Browsing Homilies

First Sunday of Advent (Year B)

Is 63:16b-17, 19b; 64:2-7 | Ps 80 | 1 Cor 1:3-9 | Mk 13:33-37

In today’s first reading, the prophet Isaiah offers us one of the Bible’s most beautiful images of God. It is the image of God as the potter, one who makes things out of clay. We, his people,  are the clay. Like an artist, God is hard at work molding and shaping us. He is not some distant, impersonal force watching over the world the way a little child might look at an ant farm or fish tank. No. God is involved in our lives, getting God’s hands dirty, showing us the way we should go, and smoothing out the road ahead of us.

The question we might naturally ask is, “If God is so active in the world, why is it such a mess?” Isaiah himself asks this question himself when he writes, “Why do you let us wander, O Lord, from your ways and harden our hearts so that we fear you not?” It is a question that people have been asking since the beginning of history.

One simple answer is that God is not done with the world yet. Before the potter gets his hands on it, clay is just a lump of wet mud. The potter has to place it on the spinning wheel and then form it gently but firmly into whatever shape is pleasing to him or her. Then, the clay must be baked in a kiln, and once it is removed, the paint can be applied. It is a long process to go from a lump of clay to a beautiful vase. And, it is a long process to lead humanity out of its selfishness and cruelty into the love and wisdom of God.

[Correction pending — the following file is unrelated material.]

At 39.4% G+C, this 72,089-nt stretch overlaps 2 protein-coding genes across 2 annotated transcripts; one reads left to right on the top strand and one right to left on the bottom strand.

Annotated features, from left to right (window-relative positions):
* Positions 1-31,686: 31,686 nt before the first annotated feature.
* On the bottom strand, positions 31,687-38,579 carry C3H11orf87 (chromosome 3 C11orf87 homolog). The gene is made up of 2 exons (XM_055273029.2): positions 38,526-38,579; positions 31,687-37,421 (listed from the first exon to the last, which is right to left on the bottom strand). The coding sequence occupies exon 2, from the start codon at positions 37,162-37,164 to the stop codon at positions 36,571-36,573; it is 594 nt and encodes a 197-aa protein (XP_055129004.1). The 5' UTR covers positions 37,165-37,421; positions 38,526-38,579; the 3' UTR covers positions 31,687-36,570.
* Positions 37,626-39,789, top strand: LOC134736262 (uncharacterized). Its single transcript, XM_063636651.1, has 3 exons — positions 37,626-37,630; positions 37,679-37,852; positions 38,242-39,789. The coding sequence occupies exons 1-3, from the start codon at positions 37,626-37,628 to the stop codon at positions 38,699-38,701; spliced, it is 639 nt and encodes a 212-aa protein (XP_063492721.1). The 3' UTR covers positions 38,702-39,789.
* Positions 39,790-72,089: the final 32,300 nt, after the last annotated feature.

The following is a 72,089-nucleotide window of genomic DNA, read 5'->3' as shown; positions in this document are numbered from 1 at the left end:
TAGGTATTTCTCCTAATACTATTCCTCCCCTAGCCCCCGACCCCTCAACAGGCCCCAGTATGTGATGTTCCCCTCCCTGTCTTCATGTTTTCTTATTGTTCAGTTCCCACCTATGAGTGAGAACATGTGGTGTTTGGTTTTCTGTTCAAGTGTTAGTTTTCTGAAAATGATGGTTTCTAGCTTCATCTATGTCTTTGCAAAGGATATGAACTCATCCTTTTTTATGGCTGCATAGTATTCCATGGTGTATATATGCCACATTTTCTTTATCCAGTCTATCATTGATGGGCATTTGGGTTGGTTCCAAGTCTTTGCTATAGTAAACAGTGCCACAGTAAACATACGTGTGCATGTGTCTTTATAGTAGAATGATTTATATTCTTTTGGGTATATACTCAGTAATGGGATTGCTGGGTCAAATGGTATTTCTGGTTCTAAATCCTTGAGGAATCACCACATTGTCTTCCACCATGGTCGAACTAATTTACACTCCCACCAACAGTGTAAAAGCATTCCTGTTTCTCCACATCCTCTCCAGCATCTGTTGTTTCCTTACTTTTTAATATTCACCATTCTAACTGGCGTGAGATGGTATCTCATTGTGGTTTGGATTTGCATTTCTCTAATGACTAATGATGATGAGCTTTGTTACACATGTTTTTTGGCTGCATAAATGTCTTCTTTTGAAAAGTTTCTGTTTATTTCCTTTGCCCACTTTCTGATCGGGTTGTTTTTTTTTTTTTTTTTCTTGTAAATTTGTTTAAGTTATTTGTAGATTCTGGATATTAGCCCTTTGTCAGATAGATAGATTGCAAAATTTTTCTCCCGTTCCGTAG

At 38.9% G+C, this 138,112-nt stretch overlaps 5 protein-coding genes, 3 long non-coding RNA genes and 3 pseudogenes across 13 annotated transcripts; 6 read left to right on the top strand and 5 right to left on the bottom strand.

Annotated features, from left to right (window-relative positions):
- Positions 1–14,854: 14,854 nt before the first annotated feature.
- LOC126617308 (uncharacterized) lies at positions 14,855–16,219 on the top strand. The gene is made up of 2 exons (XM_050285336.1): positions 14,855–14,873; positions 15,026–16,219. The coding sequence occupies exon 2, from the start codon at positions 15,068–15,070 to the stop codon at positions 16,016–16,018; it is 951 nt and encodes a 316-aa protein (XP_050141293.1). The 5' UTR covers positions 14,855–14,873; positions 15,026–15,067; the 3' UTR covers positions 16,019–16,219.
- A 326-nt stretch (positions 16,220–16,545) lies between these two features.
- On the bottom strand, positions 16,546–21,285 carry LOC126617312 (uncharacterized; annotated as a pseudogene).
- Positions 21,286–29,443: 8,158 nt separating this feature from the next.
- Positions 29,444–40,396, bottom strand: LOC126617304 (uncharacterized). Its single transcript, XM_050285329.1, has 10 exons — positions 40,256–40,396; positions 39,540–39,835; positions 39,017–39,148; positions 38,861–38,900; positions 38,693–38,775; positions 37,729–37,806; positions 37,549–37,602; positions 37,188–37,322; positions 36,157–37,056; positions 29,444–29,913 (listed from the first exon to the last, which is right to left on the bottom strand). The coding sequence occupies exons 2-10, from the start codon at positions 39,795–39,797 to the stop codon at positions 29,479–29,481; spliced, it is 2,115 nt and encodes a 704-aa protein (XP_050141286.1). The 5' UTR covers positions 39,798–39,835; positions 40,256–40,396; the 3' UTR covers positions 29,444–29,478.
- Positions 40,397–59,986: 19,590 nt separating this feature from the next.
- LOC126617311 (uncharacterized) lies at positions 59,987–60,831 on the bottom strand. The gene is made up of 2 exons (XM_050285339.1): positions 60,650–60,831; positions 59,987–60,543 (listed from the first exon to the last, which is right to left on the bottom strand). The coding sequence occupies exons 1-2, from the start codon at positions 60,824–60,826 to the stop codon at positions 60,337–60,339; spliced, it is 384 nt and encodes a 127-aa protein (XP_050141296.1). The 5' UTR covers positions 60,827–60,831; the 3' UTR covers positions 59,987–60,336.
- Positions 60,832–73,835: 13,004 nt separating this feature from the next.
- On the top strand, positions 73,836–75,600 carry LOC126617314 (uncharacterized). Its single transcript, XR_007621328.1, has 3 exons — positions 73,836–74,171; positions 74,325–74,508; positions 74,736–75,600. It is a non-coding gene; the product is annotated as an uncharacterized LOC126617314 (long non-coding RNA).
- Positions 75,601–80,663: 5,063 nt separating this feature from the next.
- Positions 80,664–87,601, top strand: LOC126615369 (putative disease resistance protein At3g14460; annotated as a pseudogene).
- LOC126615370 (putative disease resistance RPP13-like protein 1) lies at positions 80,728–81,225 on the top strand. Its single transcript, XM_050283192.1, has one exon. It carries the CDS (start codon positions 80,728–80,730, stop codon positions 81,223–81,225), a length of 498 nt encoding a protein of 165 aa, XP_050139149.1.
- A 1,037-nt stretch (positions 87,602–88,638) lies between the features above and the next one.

If there’s one thing that is true about God, it is that God is in no rush. God takes the time He needs to get things right. After all, He has all the time in the world! He took millions of years to form the universe and eventually to form the earth. He took millions more years to make the earth sustainable for life and suitable for humans. Then, He took many centuries to form the people of Israel in the ways of His goodness and truth. Over the course of several more centuries, He taught them to hope for a Messiah. Then, in the fullness of time, Jesus was born to save us from our sins. Now, God is preparing the world for the time when Jesus will come again to create a new heaven and a new earth.

We don’t know how long it will be until the world comes to an end, but it will come to an end. And, when it does, Christ will be revealed as the King of Creation, and those who have believed in him will reign with him in glory. As Saint Paul tells us in today’s second reading, “He will keep you firm to the end, irreproachable on the day of our Lord Jesus Christ.” God’s masterpiece—the redeemed human race gathered into His Church—which He fashioned patiently with His own hands, will then be complete. If we aren’t where we think we should be in our lives and in our relationship with God, then we need to be patient. God isn’t done with us yet. He is making something of us that is even more beautiful than we could ever imagine. But it takes time and sometimes even a little pain. But our Heavenly Father will not fail us. Trust in His love for you and the brilliance of His work in you whether you find yourself still a wet lump of clay, or baking in the fire.


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